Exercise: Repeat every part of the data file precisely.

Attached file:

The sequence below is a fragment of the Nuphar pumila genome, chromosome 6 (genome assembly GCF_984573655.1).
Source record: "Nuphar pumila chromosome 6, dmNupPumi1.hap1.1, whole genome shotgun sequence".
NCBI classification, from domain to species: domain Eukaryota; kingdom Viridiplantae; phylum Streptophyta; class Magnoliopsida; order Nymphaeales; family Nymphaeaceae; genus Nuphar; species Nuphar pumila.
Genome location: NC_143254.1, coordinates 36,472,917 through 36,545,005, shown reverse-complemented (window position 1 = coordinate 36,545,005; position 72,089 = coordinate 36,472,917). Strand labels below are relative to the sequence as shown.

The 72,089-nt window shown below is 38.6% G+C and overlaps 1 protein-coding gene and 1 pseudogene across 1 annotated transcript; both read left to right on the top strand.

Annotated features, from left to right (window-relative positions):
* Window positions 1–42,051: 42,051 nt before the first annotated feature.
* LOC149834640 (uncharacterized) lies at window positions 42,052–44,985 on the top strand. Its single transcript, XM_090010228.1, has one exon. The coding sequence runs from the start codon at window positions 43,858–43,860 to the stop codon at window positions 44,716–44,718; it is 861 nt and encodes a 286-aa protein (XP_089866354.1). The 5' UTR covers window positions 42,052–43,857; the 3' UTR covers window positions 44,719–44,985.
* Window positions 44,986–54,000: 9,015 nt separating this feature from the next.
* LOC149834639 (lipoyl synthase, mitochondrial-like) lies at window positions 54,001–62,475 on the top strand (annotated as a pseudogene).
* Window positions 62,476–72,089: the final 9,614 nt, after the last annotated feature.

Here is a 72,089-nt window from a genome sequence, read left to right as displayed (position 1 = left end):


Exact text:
The sequence below is a fragment of the Nuphar pumila genome, chromosome 6 (genome assembly GCF_984573655.1).
Source record: "Nuphar pumila chromosome 6, dmNupPumi1.hap1.1, whole genome shotgun sequence".
NCBI classification, from domain to species: domain Eukaryota; kingdom Viridiplantae; phylum Streptophyta; class Magnoliopsida; order Nymphaeales; family Nymphaeaceae; genus Nuphar; species Nuphar pumila.
Genome location: NC_143254.1, coordinates 36,472,917 through 36,545,005, shown reverse-complemented (window position 1 = coordinate 36,545,005; position 72,089 = coordinate 36,472,917). Strand labels below are relative to the sequence as shown.

The 72,089-nt window shown below is 38.6% G+C and overlaps 1 protein-coding gene and 1 pseudogene across 1 annotated transcript; both read left to right on the top strand.

Annotated features, from left to right (window-relative positions):
* Window positions 1–42,051: 42,051 nt before the first annotated feature.
* LOC149834640 (uncharacterized) lies at window positions 42,052–44,985 on the top strand. Its single transcript, XM_090010228.1, has one exon. The coding sequence runs from the start codon at window positions 43,858–43,860 to the stop codon at window positions 44,716–44,718; it is 861 nt and encodes a 286-aa protein (XP_089866354.1). The 5' UTR covers window positions 42,052–43,857; the 3' UTR covers window positions 44,719–44,985.
* Window positions 44,986–54,000: 9,015 nt separating this feature from the next.
* LOC149834639 (lipoyl synthase, mitochondrial-like) lies at window positions 54,001–62,475 on the top strand (annotated as a pseudogene).
* Window positions 62,476–72,089: the final 9,614 nt, after the last annotated feature.

Here is a 72,089-nt window from a genome sequence, read left to right as displayed (position 1 = left end):